Manitoba

Manitoba election: PCs promise labour law changes if elected

Campaign promises by Manitoba Progressive Conservative Leader Brian Pallister to change labour laws if elected has drawn the ire of union leaders and four former labour ministers.

Brian Pallister says he'll require secret ballots and end 'forced unionization' if elected

PC Leader Brian Pallister speaks to reporters in Winnipeg on Friday morning. Pallister says if his party is elected on April 19, it will change current labour legislation so union members can vote by secret ballot. (CBC)

Manitoba Progressive Conservative Leader Brian Pallister's promise to change labour laws if his party is elected has drawn the ire of union leaders and four former labour ministers.

Pallister said if his party is elected on April 19, the government will change legislation so union members can vote by secret ballot.

"In terms of the labour law, there is one key change that I think we need to make," Pallister, who described himself as a former labour representative, told reporters in Winnipeg on Friday morning.

"Union members have been telling me this for years: they want the right to a secret ballot. We're going to restore their right to a secret ballot."

Pallister said he would also end what he calls forced unionization — collective agreements negotiated with trade unions that cover all workers on large government projects.

However, four former NDP labour ministers have issued an open letter accusing Pallister of hurting workers' rights and driving down wages.

Kevin Rebeck, the head of the Manitoba Federation of Labour, said current laws have worked well to protect worker rights.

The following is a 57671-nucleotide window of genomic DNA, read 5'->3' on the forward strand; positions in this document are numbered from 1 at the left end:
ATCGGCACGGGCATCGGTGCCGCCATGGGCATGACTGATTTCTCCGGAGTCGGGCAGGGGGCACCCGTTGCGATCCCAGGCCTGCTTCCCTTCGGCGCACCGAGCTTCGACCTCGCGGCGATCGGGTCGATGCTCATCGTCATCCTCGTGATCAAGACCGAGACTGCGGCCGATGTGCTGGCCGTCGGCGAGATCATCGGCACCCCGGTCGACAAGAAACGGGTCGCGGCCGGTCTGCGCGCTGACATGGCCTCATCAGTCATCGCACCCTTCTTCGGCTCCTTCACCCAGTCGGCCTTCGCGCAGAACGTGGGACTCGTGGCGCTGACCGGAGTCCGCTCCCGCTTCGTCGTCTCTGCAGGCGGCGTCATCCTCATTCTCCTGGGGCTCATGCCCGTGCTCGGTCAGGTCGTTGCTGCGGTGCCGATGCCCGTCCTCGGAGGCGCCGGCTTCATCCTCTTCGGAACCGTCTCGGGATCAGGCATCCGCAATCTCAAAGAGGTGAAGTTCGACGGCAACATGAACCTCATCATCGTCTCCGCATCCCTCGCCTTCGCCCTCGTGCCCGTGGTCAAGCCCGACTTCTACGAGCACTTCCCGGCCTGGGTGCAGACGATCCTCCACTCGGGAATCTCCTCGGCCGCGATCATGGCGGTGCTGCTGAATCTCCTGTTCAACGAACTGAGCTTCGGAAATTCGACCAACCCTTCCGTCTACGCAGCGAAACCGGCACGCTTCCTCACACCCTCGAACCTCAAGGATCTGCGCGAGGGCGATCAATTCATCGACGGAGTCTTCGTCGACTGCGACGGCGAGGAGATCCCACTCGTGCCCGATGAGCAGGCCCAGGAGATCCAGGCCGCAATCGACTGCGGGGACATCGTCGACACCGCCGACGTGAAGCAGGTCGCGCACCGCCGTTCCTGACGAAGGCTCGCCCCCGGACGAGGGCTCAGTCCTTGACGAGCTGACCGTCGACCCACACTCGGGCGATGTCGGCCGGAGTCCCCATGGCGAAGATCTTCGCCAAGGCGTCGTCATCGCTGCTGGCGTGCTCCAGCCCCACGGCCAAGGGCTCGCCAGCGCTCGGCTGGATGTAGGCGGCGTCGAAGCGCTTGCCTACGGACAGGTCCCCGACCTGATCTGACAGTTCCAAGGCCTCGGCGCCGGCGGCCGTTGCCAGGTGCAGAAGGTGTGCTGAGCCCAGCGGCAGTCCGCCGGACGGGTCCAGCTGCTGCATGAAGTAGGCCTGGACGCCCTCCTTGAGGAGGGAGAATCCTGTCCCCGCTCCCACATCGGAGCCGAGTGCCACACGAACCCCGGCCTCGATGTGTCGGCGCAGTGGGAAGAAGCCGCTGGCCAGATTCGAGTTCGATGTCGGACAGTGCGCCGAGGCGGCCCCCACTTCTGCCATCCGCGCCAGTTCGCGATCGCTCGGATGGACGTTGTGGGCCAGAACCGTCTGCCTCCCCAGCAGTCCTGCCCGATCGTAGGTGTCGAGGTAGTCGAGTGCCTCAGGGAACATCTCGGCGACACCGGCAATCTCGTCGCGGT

Tories say change could save $12M

The Tories' platform predicts Manitoba would save $12 million with the elimination of "forced unionization."

"What the project labour agreement model does … is it forces all companies that participate to pay into a fund for union dues, whether unionized or not," he said.

Pallister said the cost savings would come from no longer requiring companies to be unionized so they can work on Manitoba Hydro projects and East Side Road Authority construction work. The project labour agreement program sometimes forces companies to pay dues to the union involved in the project, even if they are not part of that union, he said.

He argued the process is "unfair to unionized people and unfair to non-unionized people," and it has driven down participation in the project bidding process.

"We want more Manitoba companies to participate in our bidding process," Pallister said. "The better participation, the better value for money."

With files from the CBC's Sean Kavanagh and The Canadian Press

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